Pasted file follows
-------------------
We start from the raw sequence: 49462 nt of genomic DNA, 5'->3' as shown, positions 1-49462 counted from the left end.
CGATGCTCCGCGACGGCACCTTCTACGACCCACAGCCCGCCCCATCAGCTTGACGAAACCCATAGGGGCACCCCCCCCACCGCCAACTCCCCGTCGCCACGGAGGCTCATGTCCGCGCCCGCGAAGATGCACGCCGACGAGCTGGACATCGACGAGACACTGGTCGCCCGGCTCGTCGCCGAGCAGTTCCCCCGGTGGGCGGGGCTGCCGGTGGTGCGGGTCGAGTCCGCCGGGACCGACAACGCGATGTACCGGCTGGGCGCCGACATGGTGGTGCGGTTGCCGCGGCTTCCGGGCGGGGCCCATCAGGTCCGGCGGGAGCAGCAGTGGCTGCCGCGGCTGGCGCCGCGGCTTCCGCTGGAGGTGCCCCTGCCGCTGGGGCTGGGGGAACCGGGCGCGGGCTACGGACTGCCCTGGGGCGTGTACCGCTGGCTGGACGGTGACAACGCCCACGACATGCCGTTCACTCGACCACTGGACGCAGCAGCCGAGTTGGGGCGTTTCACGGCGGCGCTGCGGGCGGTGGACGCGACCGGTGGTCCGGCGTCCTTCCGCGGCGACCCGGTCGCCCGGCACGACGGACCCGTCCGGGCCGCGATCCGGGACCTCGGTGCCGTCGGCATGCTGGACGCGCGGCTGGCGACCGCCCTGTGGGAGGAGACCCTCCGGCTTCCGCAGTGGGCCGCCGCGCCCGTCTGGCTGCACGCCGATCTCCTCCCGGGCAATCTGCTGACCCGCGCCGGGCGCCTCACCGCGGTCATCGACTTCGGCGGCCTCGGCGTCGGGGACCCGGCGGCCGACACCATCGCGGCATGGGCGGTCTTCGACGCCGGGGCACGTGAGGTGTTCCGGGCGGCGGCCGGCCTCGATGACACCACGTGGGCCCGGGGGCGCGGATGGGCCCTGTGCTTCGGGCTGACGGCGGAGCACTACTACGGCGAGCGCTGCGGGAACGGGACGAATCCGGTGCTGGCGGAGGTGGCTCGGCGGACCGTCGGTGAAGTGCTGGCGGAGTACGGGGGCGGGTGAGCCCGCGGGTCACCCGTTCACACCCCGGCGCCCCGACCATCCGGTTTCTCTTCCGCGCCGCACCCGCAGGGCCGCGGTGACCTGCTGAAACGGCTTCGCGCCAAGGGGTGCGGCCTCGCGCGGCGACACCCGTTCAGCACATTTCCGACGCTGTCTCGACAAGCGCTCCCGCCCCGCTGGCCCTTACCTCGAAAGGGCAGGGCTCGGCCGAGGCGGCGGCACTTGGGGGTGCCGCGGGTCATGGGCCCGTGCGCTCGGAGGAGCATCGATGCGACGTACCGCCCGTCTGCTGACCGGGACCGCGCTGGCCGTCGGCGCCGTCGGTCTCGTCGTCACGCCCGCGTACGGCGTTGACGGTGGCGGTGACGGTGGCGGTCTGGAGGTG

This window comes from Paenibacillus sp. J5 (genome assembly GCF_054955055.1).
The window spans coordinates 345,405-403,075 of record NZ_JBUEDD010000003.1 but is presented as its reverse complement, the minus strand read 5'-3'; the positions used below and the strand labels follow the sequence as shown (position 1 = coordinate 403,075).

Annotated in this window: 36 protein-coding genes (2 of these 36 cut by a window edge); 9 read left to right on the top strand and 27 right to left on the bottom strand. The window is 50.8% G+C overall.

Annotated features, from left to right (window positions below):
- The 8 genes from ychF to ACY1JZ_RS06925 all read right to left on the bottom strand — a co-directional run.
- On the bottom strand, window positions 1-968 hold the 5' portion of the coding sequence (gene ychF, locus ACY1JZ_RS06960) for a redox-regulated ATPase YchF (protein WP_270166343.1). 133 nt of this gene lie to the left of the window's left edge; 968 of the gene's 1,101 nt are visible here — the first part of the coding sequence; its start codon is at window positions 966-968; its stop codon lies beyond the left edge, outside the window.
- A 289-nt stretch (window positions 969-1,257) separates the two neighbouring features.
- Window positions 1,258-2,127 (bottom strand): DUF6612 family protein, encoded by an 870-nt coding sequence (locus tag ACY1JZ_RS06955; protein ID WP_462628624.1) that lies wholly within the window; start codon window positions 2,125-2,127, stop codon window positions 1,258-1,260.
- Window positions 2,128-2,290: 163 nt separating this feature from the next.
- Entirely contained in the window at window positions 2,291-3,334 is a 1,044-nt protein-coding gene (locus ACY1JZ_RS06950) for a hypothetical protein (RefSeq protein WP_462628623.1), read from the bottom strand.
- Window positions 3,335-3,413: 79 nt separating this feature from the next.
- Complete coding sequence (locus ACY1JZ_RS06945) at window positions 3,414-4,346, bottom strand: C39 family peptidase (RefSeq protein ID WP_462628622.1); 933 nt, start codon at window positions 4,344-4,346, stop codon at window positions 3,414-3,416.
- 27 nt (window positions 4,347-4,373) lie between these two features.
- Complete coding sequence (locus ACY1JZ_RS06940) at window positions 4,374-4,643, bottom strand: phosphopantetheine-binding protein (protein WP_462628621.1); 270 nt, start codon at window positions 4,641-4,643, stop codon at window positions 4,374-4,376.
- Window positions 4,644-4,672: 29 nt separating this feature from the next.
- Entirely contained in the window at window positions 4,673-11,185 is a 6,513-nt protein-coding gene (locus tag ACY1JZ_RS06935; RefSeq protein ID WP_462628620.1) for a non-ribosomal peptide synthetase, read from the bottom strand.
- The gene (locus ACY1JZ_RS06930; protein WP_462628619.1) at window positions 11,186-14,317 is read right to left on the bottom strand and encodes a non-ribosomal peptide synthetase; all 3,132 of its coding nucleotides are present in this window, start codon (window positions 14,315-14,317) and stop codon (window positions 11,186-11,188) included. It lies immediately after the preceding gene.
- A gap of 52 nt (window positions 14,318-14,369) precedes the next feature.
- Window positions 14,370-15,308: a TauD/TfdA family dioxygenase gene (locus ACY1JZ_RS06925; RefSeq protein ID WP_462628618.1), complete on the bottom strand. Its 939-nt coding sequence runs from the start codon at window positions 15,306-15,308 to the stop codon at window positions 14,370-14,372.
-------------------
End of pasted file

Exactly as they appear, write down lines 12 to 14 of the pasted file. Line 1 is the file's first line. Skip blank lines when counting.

- Entirely contained in the window at window positions 2,291-3,334 is a 1,044-nt protein-coding gene (locus ACY1JZ_RS06950) for a hypothetical protein (RefSeq protein WP_462628623.1), read from the bottom strand.
- Window positions 3,335-3,413: 79 nt separating this feature from the next.
- Complete coding sequence (locus ACY1JZ_RS06945) at window positions 3,414-4,346, bottom strand: C39 family peptidase (RefSeq protein ID WP_462628622.1); 933 nt, start codon at window positions 4,344-4,346, stop codon at window positions 3,414-3,416.